Natalie Cressman Thrives in Endless, Unique Settings


Trombonist and singer Natalie Cressman, a San Francisco native, currently is based in New York.

(Photo: Lauren Desberg)

Natalie Cressman’s career is soaring due to her artistic flexibility. At 28, the vocalist and winner of the category Rising Star–Trombone has collaborated with numerous individualists, including jazz trumpeter Nicholas Payton and Phish guitarist/vocalist Trey Anastasio.

Playing in a range of contexts has influenced her views on musical inclusion and expansion. “By being myself in every genre—trying to play the style but also following the aesthetic that I enjoy and the tone that I like on the trombone—I’ve found my niche,” she said.

Her 2019 duo release with guitarist/composer Ian Faquini, Setting Rays Of Summer (Cressman Music), explores a Brazilian aesthetic. “I’ve always loved that marriage between groove music and harmonic depth,” she explained.

As a singer, Cressman has developed a unique relationship with her horn. “So much of what I love is the great storytelling and expression that comes with the human voice,” she said. “So, when I play trombone, I try to stay in that mode and not get too caught up in filling the space with too many notes—really trying to be lyrical and melodic.”

Faquini is drawn to Cressman’s sound, intention and collaborative attitude.

“She has the most beautiful trombone sound,” said Faquini, who composed the music for Setting Rays. “It doesn’t sound like that stereotypical, super-loud brass section trombone sound. It’s more like a beautiful voice—a very clean, clear tone. But that’s just the technique. [She also has] amazing note selection and ideas. She really sings with it, more than [playing] horn riffs.”

As an improviser, Cressman found herself digging deep to get inside Faquini’s harmony. “Generally, the functionality of the harmony is similar to jazz, but his harmonic sense draws from a lot of classical impressionist composers,” she said. “He’s a protégé of Guinga, who has a very rich sense of harmony—a lot of different extensions and unexpected roots. There’s so much to grab on to as an improviser.”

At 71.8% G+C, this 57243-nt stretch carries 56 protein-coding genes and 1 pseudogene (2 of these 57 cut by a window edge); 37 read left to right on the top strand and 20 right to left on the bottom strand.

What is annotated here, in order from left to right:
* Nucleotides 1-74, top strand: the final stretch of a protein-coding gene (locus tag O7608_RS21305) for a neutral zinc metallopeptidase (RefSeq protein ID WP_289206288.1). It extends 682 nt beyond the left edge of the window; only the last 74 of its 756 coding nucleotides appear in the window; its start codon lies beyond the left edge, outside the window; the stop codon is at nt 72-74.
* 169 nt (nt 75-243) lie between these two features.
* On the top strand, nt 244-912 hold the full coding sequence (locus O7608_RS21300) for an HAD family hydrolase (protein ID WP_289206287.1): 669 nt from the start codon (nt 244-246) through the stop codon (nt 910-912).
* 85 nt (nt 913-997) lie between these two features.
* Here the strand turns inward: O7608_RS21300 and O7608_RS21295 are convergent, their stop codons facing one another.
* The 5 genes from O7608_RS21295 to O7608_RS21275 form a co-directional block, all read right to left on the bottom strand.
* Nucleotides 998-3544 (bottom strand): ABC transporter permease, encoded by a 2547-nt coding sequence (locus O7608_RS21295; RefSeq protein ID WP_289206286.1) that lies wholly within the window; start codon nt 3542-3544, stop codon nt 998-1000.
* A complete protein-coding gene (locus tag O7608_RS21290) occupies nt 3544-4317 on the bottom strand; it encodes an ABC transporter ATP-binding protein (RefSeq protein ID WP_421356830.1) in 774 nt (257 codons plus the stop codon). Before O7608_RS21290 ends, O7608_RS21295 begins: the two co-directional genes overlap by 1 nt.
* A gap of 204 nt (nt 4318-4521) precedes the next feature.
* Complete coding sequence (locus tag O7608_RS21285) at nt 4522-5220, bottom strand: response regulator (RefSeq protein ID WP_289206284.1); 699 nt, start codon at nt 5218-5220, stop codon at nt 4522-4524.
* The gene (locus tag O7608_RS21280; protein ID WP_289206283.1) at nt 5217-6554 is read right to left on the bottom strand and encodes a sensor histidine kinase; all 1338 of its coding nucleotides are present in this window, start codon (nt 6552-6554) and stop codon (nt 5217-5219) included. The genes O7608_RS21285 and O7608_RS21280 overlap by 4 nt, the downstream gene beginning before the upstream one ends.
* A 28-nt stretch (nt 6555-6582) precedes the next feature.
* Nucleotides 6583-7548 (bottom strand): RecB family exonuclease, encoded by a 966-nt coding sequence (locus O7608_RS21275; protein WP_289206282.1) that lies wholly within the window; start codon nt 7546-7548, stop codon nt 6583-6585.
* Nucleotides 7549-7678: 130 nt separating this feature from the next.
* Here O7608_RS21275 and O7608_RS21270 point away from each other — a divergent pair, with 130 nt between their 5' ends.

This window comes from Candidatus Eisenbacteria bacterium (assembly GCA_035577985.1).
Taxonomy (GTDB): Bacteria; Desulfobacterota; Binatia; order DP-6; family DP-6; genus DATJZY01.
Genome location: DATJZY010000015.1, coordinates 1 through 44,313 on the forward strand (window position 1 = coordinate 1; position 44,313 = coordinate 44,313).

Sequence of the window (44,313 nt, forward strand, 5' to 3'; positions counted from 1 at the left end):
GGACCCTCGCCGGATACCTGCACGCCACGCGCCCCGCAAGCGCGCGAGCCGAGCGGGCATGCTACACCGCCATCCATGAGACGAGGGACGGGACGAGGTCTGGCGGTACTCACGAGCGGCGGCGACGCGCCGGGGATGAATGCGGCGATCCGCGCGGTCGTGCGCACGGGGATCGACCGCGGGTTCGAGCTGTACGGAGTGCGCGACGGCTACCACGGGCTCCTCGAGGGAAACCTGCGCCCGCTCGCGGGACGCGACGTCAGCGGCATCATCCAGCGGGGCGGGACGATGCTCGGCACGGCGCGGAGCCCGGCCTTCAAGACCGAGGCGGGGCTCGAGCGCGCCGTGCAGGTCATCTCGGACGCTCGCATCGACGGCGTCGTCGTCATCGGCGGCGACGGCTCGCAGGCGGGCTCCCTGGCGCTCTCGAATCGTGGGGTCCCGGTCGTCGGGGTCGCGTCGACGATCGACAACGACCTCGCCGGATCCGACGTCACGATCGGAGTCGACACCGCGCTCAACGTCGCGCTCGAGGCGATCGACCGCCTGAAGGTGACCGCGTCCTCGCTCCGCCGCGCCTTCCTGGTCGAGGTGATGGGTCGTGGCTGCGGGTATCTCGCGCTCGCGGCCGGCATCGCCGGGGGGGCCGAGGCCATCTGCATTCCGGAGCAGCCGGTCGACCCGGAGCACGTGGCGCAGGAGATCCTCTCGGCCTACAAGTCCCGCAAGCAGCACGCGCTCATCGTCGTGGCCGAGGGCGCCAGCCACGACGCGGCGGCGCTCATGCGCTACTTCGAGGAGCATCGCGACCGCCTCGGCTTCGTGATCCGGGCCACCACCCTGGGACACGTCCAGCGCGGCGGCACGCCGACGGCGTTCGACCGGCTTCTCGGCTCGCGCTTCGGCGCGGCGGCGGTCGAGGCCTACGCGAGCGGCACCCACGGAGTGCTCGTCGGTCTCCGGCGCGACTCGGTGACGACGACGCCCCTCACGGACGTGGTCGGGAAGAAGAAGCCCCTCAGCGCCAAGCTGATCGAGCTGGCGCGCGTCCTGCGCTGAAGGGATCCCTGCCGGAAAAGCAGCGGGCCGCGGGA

Compelled to create, stretch and push, Cressman admitted that it took some time to figure out where her sound truly resonates. “I’ve never really found my home in just straightahead music, because I don’t feel like there’s room for me to innovate that,” she said. “I love playing that kind of music, but for me, original music that takes pieces from many different sources is way more inspiring.”

Her parents—vocalist Sandy Cressman and trombonist Jeff Cressman—undoubtedly shaped Cressman’s interest in a wide variety of music. And with that legacy comes critical awareness; Cressman moved to New York as a way of mapping her own route through the music.

“I wanted to be judged on my own merits,” said Cressman, a native of San Francisco. “I didn’t want to just get a leg up by being Sandy and Jeff’s daughter in the Bay Area. They provided me many great opportunities, but I really wanted the chance to develop into my own person as a musician.”

Despite their apparent differences, Cressman views each new project she engages as similar. “Musicians I’ve played with, even in a more ‘commercial setting,’ they’re [artists] who have found their own way and become massively successful in providing the unexpected,” she said. Anastasio saw a spark of innovation in Cressman the moment he heard her play as a first-year student at Manhattan School of Music.

“Even at that young age, she already had so many crucial elements of her musicianship fully in place—a warm and musical tone, enormous confidence and a huge range,” said Anastasio, who, in addition to performing with Phish also leads the Trey Anastasio Band.

“She could play fast, clean runs in the low range without blinking an eye, and sight-read literally any chart that I put in front of her.” Regarding the TAB’s complex charts, Anastasio quipped, “Natalie eats them for breakfast.”

During a recent concert in New Orleans, Cressman unleashed certain ideas she’d been exploring for the past few years, and left the bandstand feeling a sense of power.

“I felt like I had new options,” she said. “I felt this confidence to shape it and break it open and make it something different.” DB

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